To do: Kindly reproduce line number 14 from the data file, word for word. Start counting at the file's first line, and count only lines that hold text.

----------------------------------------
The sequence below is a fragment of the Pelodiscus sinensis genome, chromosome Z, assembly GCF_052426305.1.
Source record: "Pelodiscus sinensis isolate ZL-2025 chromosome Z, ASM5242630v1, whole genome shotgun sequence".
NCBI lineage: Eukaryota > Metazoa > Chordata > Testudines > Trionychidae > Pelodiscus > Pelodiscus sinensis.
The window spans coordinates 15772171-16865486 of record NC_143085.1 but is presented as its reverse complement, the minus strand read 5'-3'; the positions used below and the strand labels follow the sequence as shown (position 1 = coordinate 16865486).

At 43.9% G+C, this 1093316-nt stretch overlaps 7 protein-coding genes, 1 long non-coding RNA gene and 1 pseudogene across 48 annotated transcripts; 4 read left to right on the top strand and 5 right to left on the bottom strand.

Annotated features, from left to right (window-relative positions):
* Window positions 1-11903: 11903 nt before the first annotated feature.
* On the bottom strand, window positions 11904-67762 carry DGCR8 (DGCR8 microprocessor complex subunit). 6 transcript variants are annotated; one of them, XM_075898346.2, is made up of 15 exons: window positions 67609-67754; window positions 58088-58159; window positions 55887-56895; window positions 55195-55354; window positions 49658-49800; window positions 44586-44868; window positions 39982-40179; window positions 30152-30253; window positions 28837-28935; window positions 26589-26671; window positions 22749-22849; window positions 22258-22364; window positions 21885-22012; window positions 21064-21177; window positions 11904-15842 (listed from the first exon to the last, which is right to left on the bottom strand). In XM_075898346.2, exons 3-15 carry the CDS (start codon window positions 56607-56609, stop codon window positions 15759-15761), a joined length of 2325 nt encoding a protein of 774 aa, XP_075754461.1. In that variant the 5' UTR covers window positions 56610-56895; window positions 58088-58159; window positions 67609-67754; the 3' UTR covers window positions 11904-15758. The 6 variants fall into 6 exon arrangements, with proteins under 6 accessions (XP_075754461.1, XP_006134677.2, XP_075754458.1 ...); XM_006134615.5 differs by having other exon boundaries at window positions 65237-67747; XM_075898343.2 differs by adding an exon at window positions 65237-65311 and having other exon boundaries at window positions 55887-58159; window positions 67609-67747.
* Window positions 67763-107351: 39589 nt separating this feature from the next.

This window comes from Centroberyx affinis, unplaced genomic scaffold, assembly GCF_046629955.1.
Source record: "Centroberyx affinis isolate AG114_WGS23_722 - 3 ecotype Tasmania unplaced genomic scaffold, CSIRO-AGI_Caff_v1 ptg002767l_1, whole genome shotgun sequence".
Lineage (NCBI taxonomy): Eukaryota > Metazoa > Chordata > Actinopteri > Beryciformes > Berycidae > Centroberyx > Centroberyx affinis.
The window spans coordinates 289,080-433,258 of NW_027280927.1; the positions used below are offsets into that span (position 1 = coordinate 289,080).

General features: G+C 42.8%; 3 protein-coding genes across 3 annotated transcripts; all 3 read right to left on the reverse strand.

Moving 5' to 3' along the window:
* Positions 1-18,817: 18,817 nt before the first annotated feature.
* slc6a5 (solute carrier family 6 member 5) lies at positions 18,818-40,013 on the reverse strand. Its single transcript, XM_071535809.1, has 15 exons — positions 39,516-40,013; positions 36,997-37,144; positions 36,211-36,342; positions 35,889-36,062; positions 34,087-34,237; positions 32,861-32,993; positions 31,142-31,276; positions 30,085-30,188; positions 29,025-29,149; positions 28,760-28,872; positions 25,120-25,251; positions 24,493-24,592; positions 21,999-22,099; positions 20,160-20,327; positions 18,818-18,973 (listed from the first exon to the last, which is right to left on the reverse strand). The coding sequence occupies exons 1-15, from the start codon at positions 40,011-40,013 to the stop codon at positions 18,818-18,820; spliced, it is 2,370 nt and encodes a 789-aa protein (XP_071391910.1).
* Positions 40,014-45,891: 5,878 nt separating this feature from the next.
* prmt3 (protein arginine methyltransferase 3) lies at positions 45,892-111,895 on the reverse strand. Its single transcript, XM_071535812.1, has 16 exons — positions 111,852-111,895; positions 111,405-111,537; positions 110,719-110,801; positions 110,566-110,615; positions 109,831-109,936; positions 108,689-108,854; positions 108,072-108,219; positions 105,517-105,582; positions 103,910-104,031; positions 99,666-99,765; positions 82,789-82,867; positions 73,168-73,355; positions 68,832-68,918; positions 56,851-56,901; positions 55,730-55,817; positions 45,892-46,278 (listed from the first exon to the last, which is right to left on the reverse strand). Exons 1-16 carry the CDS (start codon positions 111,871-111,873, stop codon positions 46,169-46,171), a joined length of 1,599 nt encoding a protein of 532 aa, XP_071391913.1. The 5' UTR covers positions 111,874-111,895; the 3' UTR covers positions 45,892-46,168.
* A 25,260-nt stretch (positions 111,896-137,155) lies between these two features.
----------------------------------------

General features: G+C 42.8%; 3 protein-coding genes across 3 annotated transcripts; all 3 read right to left on the reverse strand.